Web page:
INDIANAPOLIS (Statehouse File) — The House Public Policy Committee withheld voting on a controversial bill that would limit second trimester abortions after hours of heated debate that dragged into the evening Wednesday.
House Bill 1211 would make performing Dilation and Evacuation abortions, which critics refer to as "dismemberment abortions," on a living fetus during or after the second trimester a level 5 felony punishable by up to six years in prison. The only exception is if the pregnancy poses a serious health risk to the woman that would result in “substantial and irreversible physical impairment of a major bodily function.”
All other anti-abortion laws the General Assembly passed since 2013 have been blocked by federal judges.
Nine other states have banned the procedure, but the laws are only in effect in Mississippi and West Virginia. The others seven - Alabama, Arkansas, Kansas, Kentucky, Louisiana, Oklahoma and Texas - are on hold because of legal challenges.
The bill, authored by Rep. Peggy Mayfield, R-Martinsville, graphically defines a dismemberment abortion as when a fetus is extracted from a woman “one piece at a time” by using clamps or scissors to “slice, crush or grasp” a body part.
The procedure is the most common method for a second trimester abortion. Still, it remains rare overall. This procedure made up 0.35 percent of the 7,778 abortions performed in Indiana during 2017, according to the state department of health.
"The baby is literally ripped limb from limb? Jesus Christ," Rep. Jim Lucas, R-Seymour, said during the hearing.
The House Public Policy Committee withheld voting on the bill after listening to more than three hours of testimony from both sides and getting into heated debate among the members Wednesday afternoon.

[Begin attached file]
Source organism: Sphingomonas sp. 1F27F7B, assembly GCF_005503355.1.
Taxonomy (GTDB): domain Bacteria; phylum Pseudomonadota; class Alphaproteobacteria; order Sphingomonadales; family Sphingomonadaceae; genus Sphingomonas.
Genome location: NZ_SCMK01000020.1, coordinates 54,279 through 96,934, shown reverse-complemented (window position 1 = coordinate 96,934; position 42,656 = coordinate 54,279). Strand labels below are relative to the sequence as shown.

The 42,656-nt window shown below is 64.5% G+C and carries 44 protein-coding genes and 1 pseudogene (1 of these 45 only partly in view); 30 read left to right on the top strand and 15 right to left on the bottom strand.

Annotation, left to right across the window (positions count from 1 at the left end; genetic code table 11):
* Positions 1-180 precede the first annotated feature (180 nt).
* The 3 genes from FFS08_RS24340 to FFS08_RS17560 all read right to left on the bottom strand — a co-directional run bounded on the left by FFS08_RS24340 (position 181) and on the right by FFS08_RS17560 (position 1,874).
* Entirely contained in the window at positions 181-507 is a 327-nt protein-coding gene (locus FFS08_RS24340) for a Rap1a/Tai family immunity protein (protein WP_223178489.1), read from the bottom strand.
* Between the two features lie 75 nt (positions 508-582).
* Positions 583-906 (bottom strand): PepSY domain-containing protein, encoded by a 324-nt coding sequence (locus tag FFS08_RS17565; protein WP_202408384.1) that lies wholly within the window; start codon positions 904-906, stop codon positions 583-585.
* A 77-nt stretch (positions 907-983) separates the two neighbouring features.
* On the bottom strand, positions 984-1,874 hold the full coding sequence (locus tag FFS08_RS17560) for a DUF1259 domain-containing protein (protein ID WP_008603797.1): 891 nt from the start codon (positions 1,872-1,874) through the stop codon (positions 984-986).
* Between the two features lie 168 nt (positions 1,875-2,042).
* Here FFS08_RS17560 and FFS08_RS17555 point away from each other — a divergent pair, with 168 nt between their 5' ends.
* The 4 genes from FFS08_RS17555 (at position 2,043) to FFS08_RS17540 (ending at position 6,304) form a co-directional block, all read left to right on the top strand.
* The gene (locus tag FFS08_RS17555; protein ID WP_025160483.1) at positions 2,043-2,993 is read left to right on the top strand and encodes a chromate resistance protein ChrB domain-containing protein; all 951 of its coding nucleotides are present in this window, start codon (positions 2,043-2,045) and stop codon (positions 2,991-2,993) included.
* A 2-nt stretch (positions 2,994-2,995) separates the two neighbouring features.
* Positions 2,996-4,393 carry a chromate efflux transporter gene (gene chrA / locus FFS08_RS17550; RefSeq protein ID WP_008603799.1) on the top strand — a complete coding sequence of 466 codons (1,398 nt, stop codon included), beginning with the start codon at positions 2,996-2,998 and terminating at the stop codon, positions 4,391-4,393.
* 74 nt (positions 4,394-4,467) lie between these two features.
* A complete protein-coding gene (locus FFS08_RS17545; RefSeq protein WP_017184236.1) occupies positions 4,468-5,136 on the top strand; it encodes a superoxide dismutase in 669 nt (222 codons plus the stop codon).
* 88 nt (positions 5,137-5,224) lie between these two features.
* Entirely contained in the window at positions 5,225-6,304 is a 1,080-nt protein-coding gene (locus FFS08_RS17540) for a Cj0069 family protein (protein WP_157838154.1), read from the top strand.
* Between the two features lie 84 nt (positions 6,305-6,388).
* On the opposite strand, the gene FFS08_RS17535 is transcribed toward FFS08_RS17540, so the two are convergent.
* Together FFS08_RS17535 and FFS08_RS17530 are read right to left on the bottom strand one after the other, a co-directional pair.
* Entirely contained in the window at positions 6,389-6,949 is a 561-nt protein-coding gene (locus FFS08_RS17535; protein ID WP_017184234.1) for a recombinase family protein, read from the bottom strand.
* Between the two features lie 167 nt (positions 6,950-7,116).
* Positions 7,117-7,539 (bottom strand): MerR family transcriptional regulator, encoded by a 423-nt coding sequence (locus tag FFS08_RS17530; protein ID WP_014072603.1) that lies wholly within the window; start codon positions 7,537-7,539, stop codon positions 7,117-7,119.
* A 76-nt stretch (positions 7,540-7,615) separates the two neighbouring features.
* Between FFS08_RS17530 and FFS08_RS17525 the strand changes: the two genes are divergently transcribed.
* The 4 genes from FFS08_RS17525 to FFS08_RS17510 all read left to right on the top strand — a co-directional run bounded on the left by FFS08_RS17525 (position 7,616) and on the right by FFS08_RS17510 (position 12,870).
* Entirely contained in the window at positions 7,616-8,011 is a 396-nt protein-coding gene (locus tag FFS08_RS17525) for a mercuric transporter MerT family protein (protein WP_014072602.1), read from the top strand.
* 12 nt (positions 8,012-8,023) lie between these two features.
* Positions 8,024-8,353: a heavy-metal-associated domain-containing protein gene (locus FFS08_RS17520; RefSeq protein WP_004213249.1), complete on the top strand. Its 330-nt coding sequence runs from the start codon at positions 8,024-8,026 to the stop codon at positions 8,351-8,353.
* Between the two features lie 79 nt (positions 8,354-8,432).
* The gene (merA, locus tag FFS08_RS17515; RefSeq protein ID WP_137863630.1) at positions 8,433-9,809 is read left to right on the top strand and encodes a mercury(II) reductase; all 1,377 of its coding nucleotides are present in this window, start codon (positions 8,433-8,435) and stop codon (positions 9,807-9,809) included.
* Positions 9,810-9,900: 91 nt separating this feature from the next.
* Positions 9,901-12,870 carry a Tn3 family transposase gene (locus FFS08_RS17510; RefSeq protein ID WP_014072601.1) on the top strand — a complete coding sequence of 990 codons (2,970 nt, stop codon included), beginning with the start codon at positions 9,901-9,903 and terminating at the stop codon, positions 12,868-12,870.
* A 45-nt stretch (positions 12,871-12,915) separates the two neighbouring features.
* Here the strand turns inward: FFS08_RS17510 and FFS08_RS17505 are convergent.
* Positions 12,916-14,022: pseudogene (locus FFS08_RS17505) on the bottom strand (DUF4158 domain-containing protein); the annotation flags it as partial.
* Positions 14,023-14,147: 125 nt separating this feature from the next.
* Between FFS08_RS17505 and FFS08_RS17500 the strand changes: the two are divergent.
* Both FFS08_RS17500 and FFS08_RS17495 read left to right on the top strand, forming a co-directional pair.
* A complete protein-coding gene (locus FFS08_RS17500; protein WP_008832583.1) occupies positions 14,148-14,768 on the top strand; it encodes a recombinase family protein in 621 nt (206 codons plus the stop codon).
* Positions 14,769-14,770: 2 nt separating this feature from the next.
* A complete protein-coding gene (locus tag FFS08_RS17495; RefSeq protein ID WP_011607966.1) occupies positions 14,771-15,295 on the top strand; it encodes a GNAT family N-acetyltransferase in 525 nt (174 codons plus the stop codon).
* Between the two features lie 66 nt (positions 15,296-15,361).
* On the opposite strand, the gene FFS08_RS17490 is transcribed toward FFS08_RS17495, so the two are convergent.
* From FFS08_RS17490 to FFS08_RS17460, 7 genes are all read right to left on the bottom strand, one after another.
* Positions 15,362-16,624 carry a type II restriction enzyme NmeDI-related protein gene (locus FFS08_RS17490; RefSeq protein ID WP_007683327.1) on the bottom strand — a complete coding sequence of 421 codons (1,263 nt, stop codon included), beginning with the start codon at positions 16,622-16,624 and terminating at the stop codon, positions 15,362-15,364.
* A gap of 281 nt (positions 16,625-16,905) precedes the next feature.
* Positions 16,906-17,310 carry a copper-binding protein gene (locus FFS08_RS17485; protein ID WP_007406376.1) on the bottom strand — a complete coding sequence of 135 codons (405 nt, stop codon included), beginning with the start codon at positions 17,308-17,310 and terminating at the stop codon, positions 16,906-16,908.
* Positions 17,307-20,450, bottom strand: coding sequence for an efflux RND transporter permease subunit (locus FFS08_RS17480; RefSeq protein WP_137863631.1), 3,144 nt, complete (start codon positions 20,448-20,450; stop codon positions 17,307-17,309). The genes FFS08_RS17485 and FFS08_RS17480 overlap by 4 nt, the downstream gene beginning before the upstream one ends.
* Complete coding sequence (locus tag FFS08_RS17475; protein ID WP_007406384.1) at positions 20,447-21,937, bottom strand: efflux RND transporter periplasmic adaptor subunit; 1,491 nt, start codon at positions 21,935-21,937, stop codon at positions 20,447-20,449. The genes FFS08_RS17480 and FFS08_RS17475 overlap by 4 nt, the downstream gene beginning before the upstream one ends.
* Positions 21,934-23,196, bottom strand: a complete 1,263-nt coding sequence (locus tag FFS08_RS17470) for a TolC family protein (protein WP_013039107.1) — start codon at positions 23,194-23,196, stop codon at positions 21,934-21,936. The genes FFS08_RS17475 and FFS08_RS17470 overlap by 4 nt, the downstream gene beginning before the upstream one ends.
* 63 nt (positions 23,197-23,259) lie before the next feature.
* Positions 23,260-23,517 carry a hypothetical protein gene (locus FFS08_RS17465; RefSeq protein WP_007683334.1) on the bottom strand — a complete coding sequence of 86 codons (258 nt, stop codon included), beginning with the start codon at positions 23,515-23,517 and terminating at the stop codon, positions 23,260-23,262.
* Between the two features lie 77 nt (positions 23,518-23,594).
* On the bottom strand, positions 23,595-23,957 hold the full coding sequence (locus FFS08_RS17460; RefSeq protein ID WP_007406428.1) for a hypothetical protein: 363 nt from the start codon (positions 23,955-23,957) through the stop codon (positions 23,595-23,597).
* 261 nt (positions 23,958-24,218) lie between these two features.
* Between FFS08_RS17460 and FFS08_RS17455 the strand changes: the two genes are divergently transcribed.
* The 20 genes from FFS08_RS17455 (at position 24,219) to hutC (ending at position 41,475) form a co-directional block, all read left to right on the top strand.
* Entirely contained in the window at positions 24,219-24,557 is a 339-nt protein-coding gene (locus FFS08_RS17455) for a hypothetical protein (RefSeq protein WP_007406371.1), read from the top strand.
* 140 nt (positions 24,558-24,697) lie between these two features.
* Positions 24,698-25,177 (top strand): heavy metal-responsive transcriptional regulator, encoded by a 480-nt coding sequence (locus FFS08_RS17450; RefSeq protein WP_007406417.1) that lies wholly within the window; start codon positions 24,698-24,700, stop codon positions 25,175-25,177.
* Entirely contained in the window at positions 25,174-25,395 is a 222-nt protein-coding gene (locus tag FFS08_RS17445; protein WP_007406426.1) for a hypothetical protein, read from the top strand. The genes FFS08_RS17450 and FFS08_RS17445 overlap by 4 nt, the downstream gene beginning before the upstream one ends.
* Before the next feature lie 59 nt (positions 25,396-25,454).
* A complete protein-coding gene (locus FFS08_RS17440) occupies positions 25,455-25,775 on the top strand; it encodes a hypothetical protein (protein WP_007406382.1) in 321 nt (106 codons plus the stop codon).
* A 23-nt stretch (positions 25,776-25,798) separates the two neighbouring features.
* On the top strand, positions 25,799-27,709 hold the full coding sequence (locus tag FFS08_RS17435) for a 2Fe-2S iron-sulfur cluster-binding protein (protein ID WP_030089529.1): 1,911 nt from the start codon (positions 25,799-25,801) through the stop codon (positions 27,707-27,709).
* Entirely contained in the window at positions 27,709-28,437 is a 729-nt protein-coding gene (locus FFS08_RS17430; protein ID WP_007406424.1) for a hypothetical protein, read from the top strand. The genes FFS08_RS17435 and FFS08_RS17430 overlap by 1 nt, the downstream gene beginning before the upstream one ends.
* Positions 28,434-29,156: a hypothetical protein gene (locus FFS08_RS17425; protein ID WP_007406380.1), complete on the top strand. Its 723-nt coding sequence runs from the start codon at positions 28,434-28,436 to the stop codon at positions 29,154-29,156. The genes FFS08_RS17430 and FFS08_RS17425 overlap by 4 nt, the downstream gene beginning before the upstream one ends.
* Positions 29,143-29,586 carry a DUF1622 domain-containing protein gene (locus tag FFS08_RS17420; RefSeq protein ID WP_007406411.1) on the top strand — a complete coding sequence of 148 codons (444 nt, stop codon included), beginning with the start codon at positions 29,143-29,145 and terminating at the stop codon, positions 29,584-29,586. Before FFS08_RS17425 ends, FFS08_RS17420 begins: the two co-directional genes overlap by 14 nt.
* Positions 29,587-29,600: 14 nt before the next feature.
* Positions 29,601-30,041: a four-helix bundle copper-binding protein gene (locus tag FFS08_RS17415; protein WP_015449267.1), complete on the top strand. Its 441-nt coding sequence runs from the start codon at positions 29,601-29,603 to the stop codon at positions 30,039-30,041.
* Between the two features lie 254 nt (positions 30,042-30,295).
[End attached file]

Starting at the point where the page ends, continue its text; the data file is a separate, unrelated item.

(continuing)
During the hearing, Rep. Dan Forestal, D-Indianapolis, said he was disappointed in the repeated use of the graphic language throughout.
"The comments today are very hyperbolic," he said. "I have heard 'torn apart limb by limb' probably 14 times.”
Planned Parenthood of Indiana and Kentucky, which opposed the bill, stated the term "dismemberment" is not medical, and accused lawmakers of using the word to invoke fear and stigmatize women’s healthcare.
A local pediatrician, Tracey Wilkinson, was faced with the decision to have a second-trimester abortion after she found out her unborn child had possible life-threatening birth defects. This was a decision she thought she would never have to make, she said, and that choice should remain private.
“I struggled to think about how this would impact my family,” Wilkinson said. “At no point was there space for my representative to be involved with my decision.”
Dr. Katie McHugh, an obstetrician and gynecologist (OB/GYN), said she and other physicians want to offer all options, and HB 1211 would ban the safest procedure that can be performed in the second trimester. She said the alternatives may be painful and cause complications, including terminating the fetus before a D&E, which is permitted under the bill.
“What I advocate for is for women to have a choice,” McHugh said. “By taking medical decisions out of the hands of women … and instead putting them in the hands of politicians, it is extremely dangerous.”
Indiana Right to Life and National Right to Life take the position that dismemberment abortion is “barbaric.”
“To think about other children … to be pulled limb from limb, it just breaks my heart,” Ryan McCann of the Indiana Family Institute said.
Dr. Kathy Altman, a retired OB/GYN who previously performed dismemberment abortions, testified against the bill. She graphically described the procedures she performed, including making sure to count all the body parts she pulled out. She explained the many possible dangers and complications that come from the surgery, such as accidentally crushing the woman’s bladder or pulling a bowel out.
“It always made me a little nervous doing these,” Altman said.
The other piece of HB 1211 includes more specific lists of complications that may rise from an abortion, which Mayfield said were more vaguely defined last session.
If a woman received an abortion banned by this proposal and experienced complications, the bill allows for her, her parents or a prosecuting attorney to petition for an injunction against the physician who performed the procedure. If the woman dies because of the procedure, her estate, the father, and her parents (if she was under 18) can sue the doctor for damages under the bill as well.
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